The Quaker by Liam McIlvanney #NetGalley #review

I have another review from the end of last year to share with you. Today it is for The Quaker by Liam McIlvanney. I received my e-copy from Harper Collins via NetGalley and I have had it sitting on my TBR for long enough. This book was released in June 2018.

Let’s see what the book is about…

Synopsis:

The Quaker is watching you…

In the chilling new crime novel from award-winning author Liam McIlvanney, a serial killer stalks the streets of Glasgow and DI McCormack follows a trail of secrets to uncover the truth…

Winner of the 2018 McIlvanney Prize for Scottish Crime Book of the Year

A city torn apart.
It is 1969 and Glasgow has been brought to its knees by a serial killer spreading fear throughout the city. The Quaker has taken three women from the same nightclub and brutally murdered them in the backstreets.

A detective with everything to prove.
Now, six months later, the police are left chasing a ghost, with no new leads and no hope of catching their prey. They call in DI McCormack, a talented young detective from the Highlands. But his arrival is met with anger from a group of officers on the brink of despair.

A killer who hunts in the shadows.
Soon another woman is found murdered in a run-down tenement flat. And McCormack follows a trail of secrets that will change the city – and his life – forever…

My Thoughts:

Set in 1969 Glasgow with a serial killer on the loose. DI Duncan McCormack is drafted in to basically pull the plug on the investigation that has gone on for far too long with no sight of solving the case.

From the outset I found myself very quickly caught up in this story. It is grim, gritty and dark. I didn’t think it was overly fast in its pacing and this played very well into the slower paced and painstaking investigation of the time. Instead, it steadily built up a tense air around itself. McCormack definitely feel the tension from the rest of the squad, they had built up so many hours desperately trying to resolve it. I got a real sense of their feelings as this “boy wonder” was brought in. I felt sorry for both sides as I felt McCormacks unease as he knew what his remit was, but also for the tireless work that the squad had put in. It left me with a bit of a conundrum as to who I was going to root for. But as the story unfolded and other things started to come to light, my self imposed conundrum worked itself out.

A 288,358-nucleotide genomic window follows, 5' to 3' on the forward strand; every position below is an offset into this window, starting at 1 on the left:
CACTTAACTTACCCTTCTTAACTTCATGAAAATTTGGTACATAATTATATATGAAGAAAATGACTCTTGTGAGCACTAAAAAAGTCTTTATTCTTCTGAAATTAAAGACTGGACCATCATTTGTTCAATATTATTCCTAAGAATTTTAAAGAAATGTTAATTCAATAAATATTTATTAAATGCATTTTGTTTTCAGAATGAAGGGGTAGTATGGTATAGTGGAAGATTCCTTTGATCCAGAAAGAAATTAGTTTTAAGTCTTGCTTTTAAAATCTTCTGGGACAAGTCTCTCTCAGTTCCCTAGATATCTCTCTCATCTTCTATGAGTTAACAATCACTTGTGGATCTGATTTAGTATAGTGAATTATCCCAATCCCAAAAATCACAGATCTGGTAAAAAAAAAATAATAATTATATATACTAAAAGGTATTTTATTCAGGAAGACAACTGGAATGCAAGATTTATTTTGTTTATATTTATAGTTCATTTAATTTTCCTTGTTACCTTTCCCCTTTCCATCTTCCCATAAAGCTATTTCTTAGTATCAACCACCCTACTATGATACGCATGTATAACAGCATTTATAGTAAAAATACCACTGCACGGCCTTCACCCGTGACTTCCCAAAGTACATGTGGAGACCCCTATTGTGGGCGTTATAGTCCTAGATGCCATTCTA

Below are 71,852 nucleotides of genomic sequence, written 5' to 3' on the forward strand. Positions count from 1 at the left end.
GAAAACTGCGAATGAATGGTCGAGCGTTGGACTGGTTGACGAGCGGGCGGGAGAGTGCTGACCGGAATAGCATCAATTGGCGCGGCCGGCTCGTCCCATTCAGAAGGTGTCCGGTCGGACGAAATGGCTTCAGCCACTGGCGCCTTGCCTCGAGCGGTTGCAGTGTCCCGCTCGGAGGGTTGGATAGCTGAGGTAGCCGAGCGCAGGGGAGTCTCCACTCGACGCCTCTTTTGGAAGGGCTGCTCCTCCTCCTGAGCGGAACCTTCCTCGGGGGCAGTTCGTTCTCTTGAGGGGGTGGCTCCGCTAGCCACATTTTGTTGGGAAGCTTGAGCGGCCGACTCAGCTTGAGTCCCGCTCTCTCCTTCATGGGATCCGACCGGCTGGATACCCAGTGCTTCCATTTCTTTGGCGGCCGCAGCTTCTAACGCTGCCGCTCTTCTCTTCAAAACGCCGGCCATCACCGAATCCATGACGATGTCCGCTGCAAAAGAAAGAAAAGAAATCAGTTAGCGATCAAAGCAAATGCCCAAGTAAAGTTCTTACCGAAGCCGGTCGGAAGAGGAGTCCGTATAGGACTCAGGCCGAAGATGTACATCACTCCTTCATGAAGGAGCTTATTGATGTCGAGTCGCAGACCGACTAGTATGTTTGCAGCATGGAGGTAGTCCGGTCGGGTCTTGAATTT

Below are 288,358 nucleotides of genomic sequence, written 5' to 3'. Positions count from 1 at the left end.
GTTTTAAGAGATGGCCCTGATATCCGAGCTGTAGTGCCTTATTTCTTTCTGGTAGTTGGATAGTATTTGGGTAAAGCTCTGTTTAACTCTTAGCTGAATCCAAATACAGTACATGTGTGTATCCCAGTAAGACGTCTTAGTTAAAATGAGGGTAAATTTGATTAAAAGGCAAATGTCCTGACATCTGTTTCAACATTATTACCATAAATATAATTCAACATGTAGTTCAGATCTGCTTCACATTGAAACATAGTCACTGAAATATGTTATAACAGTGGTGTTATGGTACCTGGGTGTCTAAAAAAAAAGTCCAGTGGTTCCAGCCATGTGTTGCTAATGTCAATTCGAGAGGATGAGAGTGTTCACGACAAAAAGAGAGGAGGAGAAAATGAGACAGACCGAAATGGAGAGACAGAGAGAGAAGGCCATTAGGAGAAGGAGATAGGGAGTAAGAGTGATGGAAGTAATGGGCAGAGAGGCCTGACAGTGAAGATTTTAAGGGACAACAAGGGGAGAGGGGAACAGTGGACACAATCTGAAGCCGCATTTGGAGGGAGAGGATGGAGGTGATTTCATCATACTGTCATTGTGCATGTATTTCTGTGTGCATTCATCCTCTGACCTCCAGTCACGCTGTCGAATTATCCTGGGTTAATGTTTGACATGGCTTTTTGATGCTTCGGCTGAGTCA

There were several things I liked about this book. The gritty descriptive view of Glasgow at the time with its condemned blocks and tenements really showed a city struggling. There are a few 1960’s references that had also been included and scattered through the story, this added an extra dimension that worked very well for me.

As I said earlier, the pacing is slower and it really did suit the time of the plot. It is a police procedural that would have had a lot of footwork as well as paperwork, house calls and then the inevitable trawling through all the notes, reports and case files to find the leads. Very different to a modern day fast data and collation system. This slower pace really worked well for me on another level, it meant I was able to get a chance to know the characters and place names easier.

This is a really interesting read with various different elements being included. It has a bleak grittiness to it that really added to the atmospherics and helped it work for the era it was set. It is one I would definitely recommend.

Author Links:

Visit Liam on Twitter or on his Website

Purchase from Amazon UK

Many thanks for reading, a like or share would be great 🙂 xx

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